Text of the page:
Carlos Boozer tries his hand at rapping

May, 22, 2011
5/22/11
3:26
PM CT
Greenberg By Jon Greenberg
ESPNChicago.com
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MIAMI -- Ronnie Brewer is one of the more media-friendly players in the Chicago Bulls locker room.

But he clammed up when he was hit with this hardball question: What did you think about Carlos Boozer’s rap debut?

“No comment,” Brewer said, laughing. “I’m not commenting on that, man. C’mon, I’m not answering that question.”

[+] EnlargeCarlos Boozer
Andy Lyons/Getty ImagesWill Carlos Boozer's rap debut on "Winning Streak" fire up the Bulls?
Unlike Brewer, Boozer’s newfound musical side was news to Derrick Rose.

“What are you talking about, rap debut?” Rose said. “Are you serious? No, are you serious?”

Yes.

In the new song “Winning Streak” (Bulls Anthem), Boozer raps the introductory bars before R&B singer Mario Winans starts a somewhat-catchy chorus and Chicago rap legend Twista takes over with a Bulls-themed rap that namedrops most of the team.

The song was first played at the United Center before Game 2 of the Eastern Conference finals and went viral the next day.

It is believed to be the first rap song that mentions Bulls coach Tom Thibodeau.

Boozer’s Twitter critics were not kind with the immediate reaction. Andrew Barber, the proprietor of the Chicago-based rap blog “Fake Shore Drive,” started a Twitter contest (#boozerbars) to see who could produce the funniest lyrics that related to Boozer’s up-and-down play.

Boozer, however, never lacks for confidence, on or off the court. He is very pleased with his brief foray into the hip-hop game.

“It was great,” he said. “I’ve been getting great response from it. I did my part maybe three months ago. I think Twista did his part maybe two months after that. Mario Winans came in and shut it down like a few weeks ago.”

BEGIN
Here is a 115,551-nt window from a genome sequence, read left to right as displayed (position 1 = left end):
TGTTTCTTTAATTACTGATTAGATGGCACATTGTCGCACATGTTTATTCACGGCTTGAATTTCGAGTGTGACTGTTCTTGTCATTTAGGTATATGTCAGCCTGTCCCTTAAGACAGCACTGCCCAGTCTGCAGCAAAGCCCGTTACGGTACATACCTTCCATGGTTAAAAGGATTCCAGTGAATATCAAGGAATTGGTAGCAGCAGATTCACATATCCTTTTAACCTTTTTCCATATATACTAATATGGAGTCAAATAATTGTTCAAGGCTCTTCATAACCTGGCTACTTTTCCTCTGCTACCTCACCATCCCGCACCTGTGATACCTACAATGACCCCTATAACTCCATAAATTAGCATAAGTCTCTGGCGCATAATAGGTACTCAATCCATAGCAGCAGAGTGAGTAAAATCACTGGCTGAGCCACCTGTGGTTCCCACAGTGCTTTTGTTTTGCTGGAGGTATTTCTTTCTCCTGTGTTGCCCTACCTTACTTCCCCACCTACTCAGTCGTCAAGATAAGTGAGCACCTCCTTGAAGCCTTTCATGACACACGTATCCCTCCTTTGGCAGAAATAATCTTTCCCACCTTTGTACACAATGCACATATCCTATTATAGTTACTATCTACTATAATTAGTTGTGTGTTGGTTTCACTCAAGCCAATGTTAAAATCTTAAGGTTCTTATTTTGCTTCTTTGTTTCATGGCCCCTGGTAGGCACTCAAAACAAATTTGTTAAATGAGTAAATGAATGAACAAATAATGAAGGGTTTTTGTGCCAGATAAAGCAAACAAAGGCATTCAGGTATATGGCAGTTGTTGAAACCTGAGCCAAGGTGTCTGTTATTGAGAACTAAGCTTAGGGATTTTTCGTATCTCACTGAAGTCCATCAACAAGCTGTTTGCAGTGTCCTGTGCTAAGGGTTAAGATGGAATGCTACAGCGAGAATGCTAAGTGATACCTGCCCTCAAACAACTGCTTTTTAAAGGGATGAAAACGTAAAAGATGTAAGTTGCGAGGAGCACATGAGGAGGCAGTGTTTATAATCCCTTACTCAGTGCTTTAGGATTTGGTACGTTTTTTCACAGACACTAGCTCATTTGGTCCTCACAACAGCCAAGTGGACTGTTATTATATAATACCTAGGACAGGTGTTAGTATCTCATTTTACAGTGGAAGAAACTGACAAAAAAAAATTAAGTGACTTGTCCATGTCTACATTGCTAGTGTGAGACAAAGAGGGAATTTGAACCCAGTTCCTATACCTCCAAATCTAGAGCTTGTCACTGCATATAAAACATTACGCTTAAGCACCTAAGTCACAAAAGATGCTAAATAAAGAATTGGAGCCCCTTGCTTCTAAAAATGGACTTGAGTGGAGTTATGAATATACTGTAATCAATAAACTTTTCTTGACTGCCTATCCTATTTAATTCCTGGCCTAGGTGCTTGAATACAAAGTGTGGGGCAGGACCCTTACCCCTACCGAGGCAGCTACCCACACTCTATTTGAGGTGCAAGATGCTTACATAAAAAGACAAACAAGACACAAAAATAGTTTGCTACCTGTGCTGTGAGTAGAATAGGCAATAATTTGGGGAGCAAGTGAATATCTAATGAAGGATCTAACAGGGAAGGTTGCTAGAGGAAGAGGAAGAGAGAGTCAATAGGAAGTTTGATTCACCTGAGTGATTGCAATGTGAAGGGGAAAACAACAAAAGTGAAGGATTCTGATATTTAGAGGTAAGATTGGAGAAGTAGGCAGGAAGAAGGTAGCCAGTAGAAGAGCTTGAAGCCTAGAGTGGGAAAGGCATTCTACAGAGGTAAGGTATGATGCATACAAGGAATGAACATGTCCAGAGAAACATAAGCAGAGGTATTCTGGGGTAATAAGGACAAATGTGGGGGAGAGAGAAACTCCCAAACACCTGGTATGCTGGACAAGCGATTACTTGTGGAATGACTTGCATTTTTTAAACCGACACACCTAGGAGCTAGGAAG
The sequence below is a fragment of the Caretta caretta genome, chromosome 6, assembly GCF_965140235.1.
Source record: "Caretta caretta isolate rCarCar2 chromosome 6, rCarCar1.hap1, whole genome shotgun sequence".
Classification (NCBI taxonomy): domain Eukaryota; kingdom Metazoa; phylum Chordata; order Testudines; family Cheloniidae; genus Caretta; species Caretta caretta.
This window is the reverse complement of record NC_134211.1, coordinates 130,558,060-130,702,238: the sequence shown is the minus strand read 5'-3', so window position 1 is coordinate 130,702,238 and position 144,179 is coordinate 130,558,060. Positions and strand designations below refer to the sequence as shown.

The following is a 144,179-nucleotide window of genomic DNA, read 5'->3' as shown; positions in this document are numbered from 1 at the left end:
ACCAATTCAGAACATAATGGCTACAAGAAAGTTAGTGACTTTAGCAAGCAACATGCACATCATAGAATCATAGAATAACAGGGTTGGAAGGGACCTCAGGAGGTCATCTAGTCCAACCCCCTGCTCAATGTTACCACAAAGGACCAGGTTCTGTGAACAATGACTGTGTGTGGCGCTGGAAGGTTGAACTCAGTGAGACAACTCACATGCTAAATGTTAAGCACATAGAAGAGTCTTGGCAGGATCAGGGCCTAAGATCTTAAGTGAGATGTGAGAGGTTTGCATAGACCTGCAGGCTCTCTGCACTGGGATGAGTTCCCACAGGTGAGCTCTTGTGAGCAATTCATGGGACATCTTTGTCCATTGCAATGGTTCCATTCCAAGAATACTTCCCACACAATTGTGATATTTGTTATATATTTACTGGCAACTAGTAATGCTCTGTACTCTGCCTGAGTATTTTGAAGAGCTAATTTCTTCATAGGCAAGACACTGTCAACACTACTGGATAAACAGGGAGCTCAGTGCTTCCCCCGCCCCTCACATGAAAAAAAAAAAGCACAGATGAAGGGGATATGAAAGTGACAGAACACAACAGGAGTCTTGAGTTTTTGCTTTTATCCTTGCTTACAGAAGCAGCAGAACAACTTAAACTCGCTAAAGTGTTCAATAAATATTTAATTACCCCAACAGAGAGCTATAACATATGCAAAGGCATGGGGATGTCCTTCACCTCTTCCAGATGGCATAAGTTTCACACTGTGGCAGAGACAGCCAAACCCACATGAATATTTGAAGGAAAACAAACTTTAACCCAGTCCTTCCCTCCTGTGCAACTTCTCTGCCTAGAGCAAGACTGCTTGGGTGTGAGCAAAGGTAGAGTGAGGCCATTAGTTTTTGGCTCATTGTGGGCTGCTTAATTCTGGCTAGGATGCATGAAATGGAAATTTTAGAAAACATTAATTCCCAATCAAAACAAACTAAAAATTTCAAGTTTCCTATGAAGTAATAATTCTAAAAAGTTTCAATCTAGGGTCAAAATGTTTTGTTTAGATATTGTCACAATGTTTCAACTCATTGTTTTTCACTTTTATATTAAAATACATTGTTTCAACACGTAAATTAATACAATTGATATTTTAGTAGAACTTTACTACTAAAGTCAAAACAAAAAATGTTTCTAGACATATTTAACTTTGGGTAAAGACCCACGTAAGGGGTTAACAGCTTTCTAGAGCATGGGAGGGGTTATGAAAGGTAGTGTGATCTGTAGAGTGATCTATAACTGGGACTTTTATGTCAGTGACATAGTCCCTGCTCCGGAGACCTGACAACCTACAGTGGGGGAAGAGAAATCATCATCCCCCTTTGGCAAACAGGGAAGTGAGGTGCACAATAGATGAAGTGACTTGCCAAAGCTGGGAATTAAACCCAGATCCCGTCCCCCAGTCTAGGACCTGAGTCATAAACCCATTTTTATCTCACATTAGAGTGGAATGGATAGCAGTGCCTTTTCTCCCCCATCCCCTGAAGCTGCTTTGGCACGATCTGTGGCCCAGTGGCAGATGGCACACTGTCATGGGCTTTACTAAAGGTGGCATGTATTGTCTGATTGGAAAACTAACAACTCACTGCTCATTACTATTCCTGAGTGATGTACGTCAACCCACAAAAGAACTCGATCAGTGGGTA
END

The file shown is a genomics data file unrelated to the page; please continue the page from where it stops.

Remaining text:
Boozer, who signed a five-year, $80-million deal with Chicago before the season, said he isn’t looking for a second career. Critics of his recent play might be disappointed to hear that.

“No, no, no,” he said. “I’m just having fun with it. I just listen to music.”

Chicago rapper Jabari "Naledge" Evans of the duo Kidz in the Hall put a nice spin on Boozer’s performance.

“Judging against other athletes, he’s not as corny as I expected,” he wrote in an e-mail.

While it’s easy to pick apart Boozer’s lyrical skills, the song is for a good cause. It's part of a forthcoming compilation called “Full Court Press,” produced by Shannon “Slam” Lawrence, the former Director of A&R at Bad Boy Entertainment. The album will feature songs by popular artists and basketball players.

Boozer is “the ambassador” of the project, Lawrence said. He met Boozer through his associate in this project, celebrity real estate broker Katrina Campins.

Lawrence made it clear this isn’t a vanity project, like the widely-panned 1994 record, “B-ball’s Best Kept Secret,” which starred Shaquille O’Neal, Jason Kidd, Gary Payton and Cedric Ceballos.

The proceeds of "Full Court Press" are going to be used to help train and educate people interested in the music business. There will be no cursing on the record, which is aimed at delivering a positive message.

Lawrence is in the process of arranging the record, and he said he has some big names lined up. He plans to release this album when the 2011-12 NBA season tips off.

Until then, he's hoping for a real Bulls' "winning streak," so this record takes off.

Jon Greenberg

Columnist, ESPNChicago.com
Jon Greenberg is a columnist for ESPNChicago.com. He has lived and worked in Chicago since 2003, and is a graduate of Ohio University and the University of Chicago.

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Jimmy Butler
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OTHER LEADERS
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